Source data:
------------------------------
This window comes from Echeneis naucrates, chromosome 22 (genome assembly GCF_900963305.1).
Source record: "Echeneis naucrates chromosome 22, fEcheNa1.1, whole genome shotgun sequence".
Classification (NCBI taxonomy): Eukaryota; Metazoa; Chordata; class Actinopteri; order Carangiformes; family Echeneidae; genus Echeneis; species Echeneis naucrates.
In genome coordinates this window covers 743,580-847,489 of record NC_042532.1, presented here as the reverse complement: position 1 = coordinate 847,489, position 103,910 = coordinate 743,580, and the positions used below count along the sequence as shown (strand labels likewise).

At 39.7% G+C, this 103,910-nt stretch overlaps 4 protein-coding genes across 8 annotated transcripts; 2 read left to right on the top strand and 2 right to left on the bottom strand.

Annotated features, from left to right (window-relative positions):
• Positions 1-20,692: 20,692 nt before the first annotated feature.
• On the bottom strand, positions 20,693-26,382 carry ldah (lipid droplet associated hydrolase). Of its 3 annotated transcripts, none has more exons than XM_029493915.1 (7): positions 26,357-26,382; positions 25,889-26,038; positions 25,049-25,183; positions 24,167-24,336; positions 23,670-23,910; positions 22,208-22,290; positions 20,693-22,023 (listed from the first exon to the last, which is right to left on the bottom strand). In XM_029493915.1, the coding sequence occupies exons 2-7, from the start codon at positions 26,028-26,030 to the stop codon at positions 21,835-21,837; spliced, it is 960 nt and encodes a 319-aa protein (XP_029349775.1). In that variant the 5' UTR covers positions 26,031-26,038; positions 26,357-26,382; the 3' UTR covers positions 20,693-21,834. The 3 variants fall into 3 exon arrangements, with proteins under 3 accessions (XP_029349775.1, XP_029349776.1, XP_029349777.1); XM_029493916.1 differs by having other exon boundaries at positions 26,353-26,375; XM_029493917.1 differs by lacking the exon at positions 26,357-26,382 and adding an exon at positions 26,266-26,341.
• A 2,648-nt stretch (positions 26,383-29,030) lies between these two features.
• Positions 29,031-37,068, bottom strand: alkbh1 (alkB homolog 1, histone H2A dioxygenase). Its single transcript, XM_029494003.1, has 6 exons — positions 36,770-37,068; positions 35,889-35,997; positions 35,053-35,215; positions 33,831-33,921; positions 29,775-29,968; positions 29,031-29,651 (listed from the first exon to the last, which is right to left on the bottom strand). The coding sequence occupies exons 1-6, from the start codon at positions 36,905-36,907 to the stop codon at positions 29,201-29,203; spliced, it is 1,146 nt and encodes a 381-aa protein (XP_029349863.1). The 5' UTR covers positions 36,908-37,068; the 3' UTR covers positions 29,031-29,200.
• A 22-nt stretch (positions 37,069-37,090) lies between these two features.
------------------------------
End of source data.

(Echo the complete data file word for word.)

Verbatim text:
This window comes from Echeneis naucrates, chromosome 22 (genome assembly GCF_900963305.1).
Source record: "Echeneis naucrates chromosome 22, fEcheNa1.1, whole genome shotgun sequence".
Classification (NCBI taxonomy): Eukaryota; Metazoa; Chordata; class Actinopteri; order Carangiformes; family Echeneidae; genus Echeneis; species Echeneis naucrates.
In genome coordinates this window covers 743,580-847,489 of record NC_042532.1, presented here as the reverse complement: position 1 = coordinate 847,489, position 103,910 = coordinate 743,580, and the positions used below count along the sequence as shown (strand labels likewise).

At 39.7% G+C, this 103,910-nt stretch overlaps 4 protein-coding genes across 8 annotated transcripts; 2 read left to right on the top strand and 2 right to left on the bottom strand.

Annotated features, from left to right (window-relative positions):
• Positions 1-20,692: 20,692 nt before the first annotated feature.
• On the bottom strand, positions 20,693-26,382 carry ldah (lipid droplet associated hydrolase). Of its 3 annotated transcripts, none has more exons than XM_029493915.1 (7): positions 26,357-26,382; positions 25,889-26,038; positions 25,049-25,183; positions 24,167-24,336; positions 23,670-23,910; positions 22,208-22,290; positions 20,693-22,023 (listed from the first exon to the last, which is right to left on the bottom strand). In XM_029493915.1, the coding sequence occupies exons 2-7, from the start codon at positions 26,028-26,030 to the stop codon at positions 21,835-21,837; spliced, it is 960 nt and encodes a 319-aa protein (XP_029349775.1). In that variant the 5' UTR covers positions 26,031-26,038; positions 26,357-26,382; the 3' UTR covers positions 20,693-21,834. The 3 variants fall into 3 exon arrangements, with proteins under 3 accessions (XP_029349775.1, XP_029349776.1, XP_029349777.1); XM_029493916.1 differs by having other exon boundaries at positions 26,353-26,375; XM_029493917.1 differs by lacking the exon at positions 26,357-26,382 and adding an exon at positions 26,266-26,341.
• A 2,648-nt stretch (positions 26,383-29,030) lies between these two features.
• Positions 29,031-37,068, bottom strand: alkbh1 (alkB homolog 1, histone H2A dioxygenase). Its single transcript, XM_029494003.1, has 6 exons — positions 36,770-37,068; positions 35,889-35,997; positions 35,053-35,215; positions 33,831-33,921; positions 29,775-29,968; positions 29,031-29,651 (listed from the first exon to the last, which is right to left on the bottom strand). The coding sequence occupies exons 1-6, from the start codon at positions 36,905-36,907 to the stop codon at positions 29,201-29,203; spliced, it is 1,146 nt and encodes a 381-aa protein (XP_029349863.1). The 5' UTR covers positions 36,908-37,068; the 3' UTR covers positions 29,031-29,200.
• A 22-nt stretch (positions 37,069-37,090) lies between these two features.